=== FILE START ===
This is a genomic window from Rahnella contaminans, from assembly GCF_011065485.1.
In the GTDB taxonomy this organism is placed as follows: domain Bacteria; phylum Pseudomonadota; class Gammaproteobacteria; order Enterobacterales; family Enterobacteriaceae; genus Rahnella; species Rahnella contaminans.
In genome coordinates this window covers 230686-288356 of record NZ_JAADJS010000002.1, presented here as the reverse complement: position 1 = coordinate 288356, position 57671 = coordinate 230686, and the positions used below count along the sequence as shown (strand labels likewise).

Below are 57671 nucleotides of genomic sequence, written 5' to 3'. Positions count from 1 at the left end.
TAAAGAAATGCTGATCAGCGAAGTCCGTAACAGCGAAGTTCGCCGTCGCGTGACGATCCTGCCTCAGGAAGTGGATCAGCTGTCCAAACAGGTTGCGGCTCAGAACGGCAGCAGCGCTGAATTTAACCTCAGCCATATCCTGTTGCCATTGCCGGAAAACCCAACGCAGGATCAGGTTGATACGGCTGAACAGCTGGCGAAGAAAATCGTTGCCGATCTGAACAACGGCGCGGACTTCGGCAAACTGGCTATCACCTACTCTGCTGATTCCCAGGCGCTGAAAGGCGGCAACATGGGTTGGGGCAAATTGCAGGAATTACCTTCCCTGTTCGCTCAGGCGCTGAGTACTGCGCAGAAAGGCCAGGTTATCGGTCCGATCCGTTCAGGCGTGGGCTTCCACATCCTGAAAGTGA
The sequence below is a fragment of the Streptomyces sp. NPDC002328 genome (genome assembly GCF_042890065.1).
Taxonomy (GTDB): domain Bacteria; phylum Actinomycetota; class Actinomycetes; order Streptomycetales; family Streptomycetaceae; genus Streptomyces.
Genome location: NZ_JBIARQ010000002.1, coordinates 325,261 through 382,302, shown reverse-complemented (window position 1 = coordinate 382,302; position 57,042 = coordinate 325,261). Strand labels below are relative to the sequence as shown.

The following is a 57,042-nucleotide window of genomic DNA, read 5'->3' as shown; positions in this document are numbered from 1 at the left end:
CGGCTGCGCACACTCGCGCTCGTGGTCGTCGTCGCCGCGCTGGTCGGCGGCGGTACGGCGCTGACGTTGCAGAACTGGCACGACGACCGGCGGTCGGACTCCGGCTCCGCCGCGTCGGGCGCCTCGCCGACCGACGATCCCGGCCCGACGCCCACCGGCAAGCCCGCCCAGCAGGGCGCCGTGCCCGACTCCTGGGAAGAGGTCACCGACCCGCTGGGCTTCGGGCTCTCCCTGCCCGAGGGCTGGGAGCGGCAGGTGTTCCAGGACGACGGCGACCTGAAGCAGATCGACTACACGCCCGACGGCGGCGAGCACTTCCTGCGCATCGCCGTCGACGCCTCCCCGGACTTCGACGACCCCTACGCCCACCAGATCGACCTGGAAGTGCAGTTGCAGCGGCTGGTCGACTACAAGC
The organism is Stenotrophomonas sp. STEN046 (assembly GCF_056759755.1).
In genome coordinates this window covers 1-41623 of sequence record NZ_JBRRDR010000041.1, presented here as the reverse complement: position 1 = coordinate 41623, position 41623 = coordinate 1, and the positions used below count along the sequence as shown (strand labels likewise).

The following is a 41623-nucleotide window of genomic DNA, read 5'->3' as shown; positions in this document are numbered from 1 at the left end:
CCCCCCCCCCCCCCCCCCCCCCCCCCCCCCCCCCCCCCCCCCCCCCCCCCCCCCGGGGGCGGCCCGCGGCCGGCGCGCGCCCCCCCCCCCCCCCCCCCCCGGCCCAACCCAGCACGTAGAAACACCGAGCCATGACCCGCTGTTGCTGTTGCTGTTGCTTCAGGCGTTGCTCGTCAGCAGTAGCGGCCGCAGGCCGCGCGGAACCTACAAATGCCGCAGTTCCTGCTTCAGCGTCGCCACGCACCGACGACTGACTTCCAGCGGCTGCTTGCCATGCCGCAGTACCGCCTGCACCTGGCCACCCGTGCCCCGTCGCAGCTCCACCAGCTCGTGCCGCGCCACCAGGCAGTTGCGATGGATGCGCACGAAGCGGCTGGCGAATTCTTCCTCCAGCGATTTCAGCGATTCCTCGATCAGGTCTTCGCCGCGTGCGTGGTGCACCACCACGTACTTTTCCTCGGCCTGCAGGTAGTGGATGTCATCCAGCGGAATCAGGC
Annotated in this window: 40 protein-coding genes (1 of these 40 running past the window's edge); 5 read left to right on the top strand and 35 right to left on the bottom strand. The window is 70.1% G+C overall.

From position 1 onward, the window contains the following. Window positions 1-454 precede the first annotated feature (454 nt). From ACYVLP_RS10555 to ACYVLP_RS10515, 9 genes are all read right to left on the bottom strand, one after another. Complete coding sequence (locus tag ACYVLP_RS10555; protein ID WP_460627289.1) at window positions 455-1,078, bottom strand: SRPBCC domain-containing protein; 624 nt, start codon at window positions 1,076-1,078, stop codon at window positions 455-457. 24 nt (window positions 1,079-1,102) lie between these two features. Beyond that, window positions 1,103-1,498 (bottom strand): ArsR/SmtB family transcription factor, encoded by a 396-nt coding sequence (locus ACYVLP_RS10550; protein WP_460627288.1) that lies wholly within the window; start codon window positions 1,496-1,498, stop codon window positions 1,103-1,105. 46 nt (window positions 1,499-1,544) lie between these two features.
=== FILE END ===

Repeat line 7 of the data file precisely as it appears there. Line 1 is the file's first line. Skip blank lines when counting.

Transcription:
Taxonomy (GTDB): domain Bacteria; phylum Actinomycetota; class Actinomycetes; order Streptomycetales; family Streptomycetaceae; genus Streptomyces.